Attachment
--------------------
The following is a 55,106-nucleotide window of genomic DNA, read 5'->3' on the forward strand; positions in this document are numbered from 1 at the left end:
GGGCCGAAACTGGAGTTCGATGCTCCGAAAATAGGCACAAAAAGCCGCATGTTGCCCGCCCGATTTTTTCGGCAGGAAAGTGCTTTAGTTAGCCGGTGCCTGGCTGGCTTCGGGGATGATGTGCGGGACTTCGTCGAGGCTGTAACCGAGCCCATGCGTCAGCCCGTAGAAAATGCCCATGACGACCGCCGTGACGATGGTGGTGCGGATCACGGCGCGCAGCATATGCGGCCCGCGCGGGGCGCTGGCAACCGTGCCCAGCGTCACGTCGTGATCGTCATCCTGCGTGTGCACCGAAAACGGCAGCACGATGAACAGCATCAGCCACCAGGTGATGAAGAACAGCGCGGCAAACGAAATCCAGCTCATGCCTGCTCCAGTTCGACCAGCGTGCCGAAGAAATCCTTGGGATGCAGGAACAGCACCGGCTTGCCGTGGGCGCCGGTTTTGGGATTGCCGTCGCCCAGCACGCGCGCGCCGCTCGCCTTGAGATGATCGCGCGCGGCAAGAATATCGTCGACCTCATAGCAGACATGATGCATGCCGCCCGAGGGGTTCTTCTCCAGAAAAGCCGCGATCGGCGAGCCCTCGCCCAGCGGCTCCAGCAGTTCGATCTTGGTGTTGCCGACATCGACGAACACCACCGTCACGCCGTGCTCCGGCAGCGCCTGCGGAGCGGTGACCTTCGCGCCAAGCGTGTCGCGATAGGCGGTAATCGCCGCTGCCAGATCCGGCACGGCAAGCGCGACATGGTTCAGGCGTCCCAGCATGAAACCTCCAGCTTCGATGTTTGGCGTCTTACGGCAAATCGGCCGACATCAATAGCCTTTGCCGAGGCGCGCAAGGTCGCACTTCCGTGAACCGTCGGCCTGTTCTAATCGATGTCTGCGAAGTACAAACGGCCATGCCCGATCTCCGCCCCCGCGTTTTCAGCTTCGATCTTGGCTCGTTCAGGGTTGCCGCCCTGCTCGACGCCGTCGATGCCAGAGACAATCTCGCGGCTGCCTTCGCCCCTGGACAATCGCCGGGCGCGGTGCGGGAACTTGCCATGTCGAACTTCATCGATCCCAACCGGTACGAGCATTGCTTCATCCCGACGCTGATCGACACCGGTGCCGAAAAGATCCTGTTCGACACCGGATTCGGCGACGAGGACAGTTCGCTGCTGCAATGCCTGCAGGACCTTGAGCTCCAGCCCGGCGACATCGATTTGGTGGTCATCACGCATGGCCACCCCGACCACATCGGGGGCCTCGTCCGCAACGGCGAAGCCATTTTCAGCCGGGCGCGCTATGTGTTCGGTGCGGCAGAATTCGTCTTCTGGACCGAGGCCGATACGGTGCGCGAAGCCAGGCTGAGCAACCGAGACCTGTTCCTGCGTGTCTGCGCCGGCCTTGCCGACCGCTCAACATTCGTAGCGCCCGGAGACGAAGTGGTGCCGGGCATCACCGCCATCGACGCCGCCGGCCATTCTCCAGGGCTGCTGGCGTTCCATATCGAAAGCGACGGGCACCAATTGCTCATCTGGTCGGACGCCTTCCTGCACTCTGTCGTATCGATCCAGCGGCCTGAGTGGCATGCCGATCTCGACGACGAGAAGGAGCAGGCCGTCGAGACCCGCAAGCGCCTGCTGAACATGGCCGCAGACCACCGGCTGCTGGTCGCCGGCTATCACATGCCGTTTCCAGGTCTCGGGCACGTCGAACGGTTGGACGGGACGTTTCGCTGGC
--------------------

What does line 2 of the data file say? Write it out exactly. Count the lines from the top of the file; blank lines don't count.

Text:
GGGCCGAAACTGGAGTTCGATGCTCCGAAAATAGGCACAAAAAGCCGCATGTTGCCCGCCCGATTTTTTCGGCAGGAAAGTGCTTTAGTTAGCCGGTGCCTGGCTGGCTTCGGGGATGATGTGCGGGACTTCGTCGAGGCTGTAACCGAGCCCATGCGTCAGCCCGTAGAAAATGCCCATGACGACCGCCGTGACGATGGTGGTGCGGATCACGGCGCGCAGCATATGCGGCCCGCGCGGGGCGCTGGCAACCGTGCCCAGCGTCACGTCGTGATCGTCATCCTGCGTGTGCACCGAAAACGGCAGCACGATGAACAGCATCAGCCACCAGGTGATGAAGAACAGCGCGGCAAACGAAATCCAGCTCATGCCTGCTCCAGTTCGACCAGCGTGCCGAAGAAATCCTTGGGATGCAGGAACAGCACCGGCTTGCCGTGGGCGCCGGTTTTGGGATTGCCGTCGCCCAGCACGCGCGCGCCGCTCGCCTTGAGATGATCGCGCGCGGCAAGAATATCGTCGACCTCATAGCAGACATGATGCATGCCGCCCGAGGGGTTCTTCTCCAGAAAAGCCGCGATCGGCGAGCCCTCGCCCAGCGGCTCCAGCAGTTCGATCTTGGTGTTGCCGACATCGACGAACACCACCGTCACGCCGTGCTCCGGCAGCGCCTGCGGAGCGGTGACCTTCGCGCCAAGCGTGTCGCGATAGGCGGTAATCGCCGCTGCCAGATCCGGCACGGCAAGCGCGACATGGTTCAGGCGTCCCAGCATGAAACCTCCAGCTTCGATGTTTGGCGTCTTACGGCAAATCGGCCGACATCAATAGCCTTTGCCGAGGCGCGCAAGGTCGCACTTCCGTGAACCGTCGGCCTGTTCTAATCGATGTCTGCGAAGTACAAACGGCCATGCCCGATCTCCGCCCCCGCGTTTTCAGCTTCGATCTTGGCTCGTTCAGGGTTGCCGCCCTGCTCGACGCCGTCGATGCCAGAGACAATCTCGCGGCTGCCTTCGCCCCTGGACAATCGCCGGGCGCGGTGCGGGAACTTGCCATGTCGAACTTCATCGATCCCAACCGGTACGAGCATTGCTTCATCCCGACGCTGATCGACACCGGTGCCGAAAAGATCCTGTTCGACACCGGATTCGGCGACGAGGACAGTTCGCTGCTGCAATGCCTGCAGGACCTTGAGCTCCAGCCCGGCGACATCGATTTGGTGGTCATCACGCATGGCCACCCCGACCACATCGGGGGCCTCGTCCGCAACGGCGAAGCCATTTTCAGCCGGGCGCGCTATGTGTTCGGTGCGGCAGAATTCGTCTTCTGGACCGAGGCCGATACGGTGCGCGAAGCCAGGCTGAGCAACCGAGACCTGTTCCTGCGTGTCTGCGCCGGCCTTGCCGACCGCTCAACATTCGTAGCGCCCGGAGACGAAGTGGTGCCGGGCATCACCGCCATCGACGCCGCCGGCCATTCTCCAGGGCTGCTGGCGTTCCATATCGAAAGCGACGGGCACCAATTGCTCATCTGGTCGGACGCCTTCCTGCACTCTGTCGTATCGATCCAGCGGCCTGAGTGGCATGCCGATCTCGACGACGAGAAGGAGCAGGCCGTCGAGACCCGCAAGCGCCTGCTGAACATGGCCGCAGACCACCGGCTGCTGGTCGCCGGCTATCACATGCCGTTTCCAGGTCTCGGGCACGTCGAACGGTTGGACGGGACGTTTCGCTGGC